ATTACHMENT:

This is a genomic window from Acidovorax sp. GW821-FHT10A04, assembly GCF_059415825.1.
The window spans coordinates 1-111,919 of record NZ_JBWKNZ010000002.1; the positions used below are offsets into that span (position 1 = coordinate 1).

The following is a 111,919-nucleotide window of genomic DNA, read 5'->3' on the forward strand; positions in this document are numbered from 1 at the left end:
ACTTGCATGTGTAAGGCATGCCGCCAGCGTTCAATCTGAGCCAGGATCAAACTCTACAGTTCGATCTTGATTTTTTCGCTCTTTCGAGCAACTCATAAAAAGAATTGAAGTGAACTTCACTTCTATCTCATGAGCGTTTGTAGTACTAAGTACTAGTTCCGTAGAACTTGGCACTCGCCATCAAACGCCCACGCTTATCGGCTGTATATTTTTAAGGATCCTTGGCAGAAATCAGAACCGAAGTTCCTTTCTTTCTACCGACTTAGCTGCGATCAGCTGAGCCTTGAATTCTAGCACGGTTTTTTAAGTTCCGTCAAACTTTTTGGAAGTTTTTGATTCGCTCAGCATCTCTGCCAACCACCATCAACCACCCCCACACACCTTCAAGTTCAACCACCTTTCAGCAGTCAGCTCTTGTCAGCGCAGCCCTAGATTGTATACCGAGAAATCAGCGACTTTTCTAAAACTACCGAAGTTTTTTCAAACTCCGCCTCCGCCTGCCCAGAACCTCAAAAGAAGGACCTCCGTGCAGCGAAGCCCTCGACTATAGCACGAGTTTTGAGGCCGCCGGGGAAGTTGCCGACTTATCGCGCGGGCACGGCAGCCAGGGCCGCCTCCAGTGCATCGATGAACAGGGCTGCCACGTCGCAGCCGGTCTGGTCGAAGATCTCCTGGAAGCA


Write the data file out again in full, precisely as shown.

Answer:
This is a genomic window from Acidovorax sp. GW821-FHT10A04, assembly GCF_059415825.1.
The window spans coordinates 1-111,919 of record NZ_JBWKNZ010000002.1; the positions used below are offsets into that span (position 1 = coordinate 1).

The following is a 111,919-nucleotide window of genomic DNA, read 5'->3' on the forward strand; positions in this document are numbered from 1 at the left end:
ACTTGCATGTGTAAGGCATGCCGCCAGCGTTCAATCTGAGCCAGGATCAAACTCTACAGTTCGATCTTGATTTTTTCGCTCTTTCGAGCAACTCATAAAAAGAATTGAAGTGAACTTCACTTCTATCTCATGAGCGTTTGTAGTACTAAGTACTAGTTCCGTAGAACTTGGCACTCGCCATCAAACGCCCACGCTTATCGGCTGTATATTTTTAAGGATCCTTGGCAGAAATCAGAACCGAAGTTCCTTTCTTTCTACCGACTTAGCTGCGATCAGCTGAGCCTTGAATTCTAGCACGGTTTTTTAAGTTCCGTCAAACTTTTTGGAAGTTTTTGATTCGCTCAGCATCTCTGCCAACCACCATCAACCACCCCCACACACCTTCAAGTTCAACCACCTTTCAGCAGTCAGCTCTTGTCAGCGCAGCCCTAGATTGTATACCGAGAAATCAGCGACTTTTCTAAAACTACCGAAGTTTTTTCAAACTCCGCCTCCGCCTGCCCAGAACCTCAAAAGAAGGACCTCCGTGCAGCGAAGCCCTCGACTATAGCACGAGTTTTGAGGCCGCCGGGGAAGTTGCCGACTTATCGCGCGGGCACGGCAGCCAGGGCCGCCTCCAGTGCATCGATGAACAGGGCTGCCACGTCGCAGCCGGTCTGGTCGAAGATCTCCTGGAAGCA